But before we get too carried away in blue-sky visions – as is often done in XR industry rhetoric, trade shows and YouTube clips – it’s important to acknowledge realistic challenges. There are several interlocking pieces including hardware, software and most importantly… the AR Cloud.

Subscribe to ARtillry Insights to access the full report.

How Do Consumers Feel About Mobile AR? (new report)

This post is adapted from the latest report from ARtillry Insights, Mobile AR Usage & Consumer Attitudes. Preview more of the report or subscribe through VRARA

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How do consumers feel about mobile AR? Who’s using it? How often? And what do they want to see next? Perhaps more importantly, what are non-users’ reasons for disinterest? And how can app developers and anyone building mobile AR optimize product strategies accordingly?

These are the questions we set out to answer. Working closely with Thrive Analytics, ARtillry Intelligence wrote questions to be presented to more than 2000 U.S. adults in Thrive’s established consumer survey engine. And we’ve analyzed the findings in a narrative report.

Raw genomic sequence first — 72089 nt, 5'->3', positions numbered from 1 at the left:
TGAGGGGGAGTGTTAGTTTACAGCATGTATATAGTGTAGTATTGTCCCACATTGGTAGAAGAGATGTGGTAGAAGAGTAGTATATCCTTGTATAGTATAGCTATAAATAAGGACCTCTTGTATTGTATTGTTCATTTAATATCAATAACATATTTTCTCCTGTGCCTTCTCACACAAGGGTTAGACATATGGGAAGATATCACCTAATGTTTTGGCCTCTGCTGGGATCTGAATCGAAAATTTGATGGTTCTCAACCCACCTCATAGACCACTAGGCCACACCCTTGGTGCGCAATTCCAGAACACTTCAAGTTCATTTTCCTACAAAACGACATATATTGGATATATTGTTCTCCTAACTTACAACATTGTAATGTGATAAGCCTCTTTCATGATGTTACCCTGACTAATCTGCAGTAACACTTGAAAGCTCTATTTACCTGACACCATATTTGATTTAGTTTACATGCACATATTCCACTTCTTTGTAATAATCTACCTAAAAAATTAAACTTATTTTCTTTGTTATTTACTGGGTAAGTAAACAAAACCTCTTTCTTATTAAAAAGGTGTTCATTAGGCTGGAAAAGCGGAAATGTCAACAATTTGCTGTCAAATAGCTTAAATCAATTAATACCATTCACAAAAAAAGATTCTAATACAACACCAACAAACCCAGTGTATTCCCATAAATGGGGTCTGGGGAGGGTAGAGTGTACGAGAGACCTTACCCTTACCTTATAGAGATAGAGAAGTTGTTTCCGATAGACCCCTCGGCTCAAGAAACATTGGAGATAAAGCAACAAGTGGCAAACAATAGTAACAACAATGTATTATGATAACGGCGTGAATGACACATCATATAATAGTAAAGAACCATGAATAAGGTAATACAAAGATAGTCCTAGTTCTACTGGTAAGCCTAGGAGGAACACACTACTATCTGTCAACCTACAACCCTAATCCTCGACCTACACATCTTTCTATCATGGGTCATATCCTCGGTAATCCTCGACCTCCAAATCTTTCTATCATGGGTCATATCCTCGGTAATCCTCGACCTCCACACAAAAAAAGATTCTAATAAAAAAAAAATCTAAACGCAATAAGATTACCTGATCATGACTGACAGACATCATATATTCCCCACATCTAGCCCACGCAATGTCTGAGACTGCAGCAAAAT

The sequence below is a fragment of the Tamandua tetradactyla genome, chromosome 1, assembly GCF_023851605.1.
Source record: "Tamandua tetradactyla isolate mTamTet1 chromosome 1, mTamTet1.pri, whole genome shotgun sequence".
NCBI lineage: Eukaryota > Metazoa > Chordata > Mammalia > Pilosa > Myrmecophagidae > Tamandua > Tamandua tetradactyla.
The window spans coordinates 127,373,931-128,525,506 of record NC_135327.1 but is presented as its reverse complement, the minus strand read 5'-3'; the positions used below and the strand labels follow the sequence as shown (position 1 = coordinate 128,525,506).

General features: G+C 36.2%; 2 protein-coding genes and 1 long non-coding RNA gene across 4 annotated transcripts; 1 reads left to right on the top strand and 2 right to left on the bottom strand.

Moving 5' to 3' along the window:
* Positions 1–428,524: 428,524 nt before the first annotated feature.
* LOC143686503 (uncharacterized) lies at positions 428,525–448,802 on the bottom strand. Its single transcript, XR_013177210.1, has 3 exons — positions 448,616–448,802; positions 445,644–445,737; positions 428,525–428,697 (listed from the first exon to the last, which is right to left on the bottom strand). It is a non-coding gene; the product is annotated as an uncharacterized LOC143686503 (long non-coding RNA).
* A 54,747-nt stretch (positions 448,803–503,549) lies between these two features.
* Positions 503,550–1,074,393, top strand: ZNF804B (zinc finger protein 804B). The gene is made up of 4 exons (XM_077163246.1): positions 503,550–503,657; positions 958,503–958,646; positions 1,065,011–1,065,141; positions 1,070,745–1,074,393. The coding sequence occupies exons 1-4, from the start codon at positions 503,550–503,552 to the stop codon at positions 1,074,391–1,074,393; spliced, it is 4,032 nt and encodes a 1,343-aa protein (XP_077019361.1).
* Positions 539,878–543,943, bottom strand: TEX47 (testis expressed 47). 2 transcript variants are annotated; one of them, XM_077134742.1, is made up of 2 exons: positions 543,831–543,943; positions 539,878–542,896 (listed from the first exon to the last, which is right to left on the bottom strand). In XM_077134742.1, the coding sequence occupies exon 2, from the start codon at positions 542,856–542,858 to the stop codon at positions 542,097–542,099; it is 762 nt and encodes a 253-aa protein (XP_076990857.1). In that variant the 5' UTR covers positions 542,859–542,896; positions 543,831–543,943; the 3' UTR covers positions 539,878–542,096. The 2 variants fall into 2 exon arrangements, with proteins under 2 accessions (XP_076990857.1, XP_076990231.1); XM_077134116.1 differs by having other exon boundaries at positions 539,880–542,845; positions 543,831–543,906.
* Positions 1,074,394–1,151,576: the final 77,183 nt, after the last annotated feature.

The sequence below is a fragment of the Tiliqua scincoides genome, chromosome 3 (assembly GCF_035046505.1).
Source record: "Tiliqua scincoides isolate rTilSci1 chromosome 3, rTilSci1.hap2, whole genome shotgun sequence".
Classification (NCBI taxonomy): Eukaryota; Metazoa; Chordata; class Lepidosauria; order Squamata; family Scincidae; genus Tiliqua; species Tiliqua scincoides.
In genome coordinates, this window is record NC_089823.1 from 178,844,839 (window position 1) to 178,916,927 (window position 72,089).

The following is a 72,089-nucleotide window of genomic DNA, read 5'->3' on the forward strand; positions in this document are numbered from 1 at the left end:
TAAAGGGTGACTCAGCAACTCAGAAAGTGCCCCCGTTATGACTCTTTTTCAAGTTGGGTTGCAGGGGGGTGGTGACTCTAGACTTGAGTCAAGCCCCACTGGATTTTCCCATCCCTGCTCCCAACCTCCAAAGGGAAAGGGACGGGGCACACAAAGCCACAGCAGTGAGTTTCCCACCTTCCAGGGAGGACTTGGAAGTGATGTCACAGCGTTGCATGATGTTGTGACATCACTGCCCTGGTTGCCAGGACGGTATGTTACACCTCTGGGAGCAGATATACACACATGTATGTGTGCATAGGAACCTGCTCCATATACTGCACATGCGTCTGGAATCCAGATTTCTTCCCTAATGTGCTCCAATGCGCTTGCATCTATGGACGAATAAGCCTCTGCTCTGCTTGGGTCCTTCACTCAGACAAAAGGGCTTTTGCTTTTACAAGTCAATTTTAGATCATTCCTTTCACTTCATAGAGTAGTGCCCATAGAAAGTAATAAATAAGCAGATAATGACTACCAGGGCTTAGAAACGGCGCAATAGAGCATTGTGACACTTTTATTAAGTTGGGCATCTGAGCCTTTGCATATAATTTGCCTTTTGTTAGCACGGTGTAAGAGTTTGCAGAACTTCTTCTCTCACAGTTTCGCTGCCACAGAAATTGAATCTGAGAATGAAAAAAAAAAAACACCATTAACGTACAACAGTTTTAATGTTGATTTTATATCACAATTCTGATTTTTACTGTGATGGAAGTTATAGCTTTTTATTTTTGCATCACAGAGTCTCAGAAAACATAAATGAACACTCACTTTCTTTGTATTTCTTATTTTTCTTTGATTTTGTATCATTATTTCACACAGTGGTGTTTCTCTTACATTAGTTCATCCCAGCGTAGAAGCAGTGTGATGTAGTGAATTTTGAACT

This follows last month’s ARtillry Intelligence Briefing, which examined mobile AR app strategies and business models. Now, a deeper view into real consumer usage and attitudes  provides new dimension on mobile AR strategy development and opportunity spotting.

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Specifically, one third of consumers surveyed have used a mobile AR app. And those consumers appear active, with more than half reporting that they use mobile AR apps at least weekly. The top app category by far is gaming, which we attribute mostly to Pokémon Go.

Mobile AR users are also engaged, with 73 percent reporting satisfaction or high satisfaction. But beyond these and a few other positive signals, there are areas for improvement. For example, non-mobile AR users report low likelihood of adopting soon, and explicit disinterest.

The disparity between current-user satisfaction and non-user disinterest underscores a key challenge for XR: you have to “see it to believe it.” To reach high satisfaction levels, apps have to first be tried. This presents marketing and logistical challenges to push that first taste.

Put another way, AR’s highly visual and immersive format is a double-edged sword. It can create strong affinities and engagement levels. But the visceral nature of its experience can’t be communicated to prospective users with traditional marketing like ad copy or even video.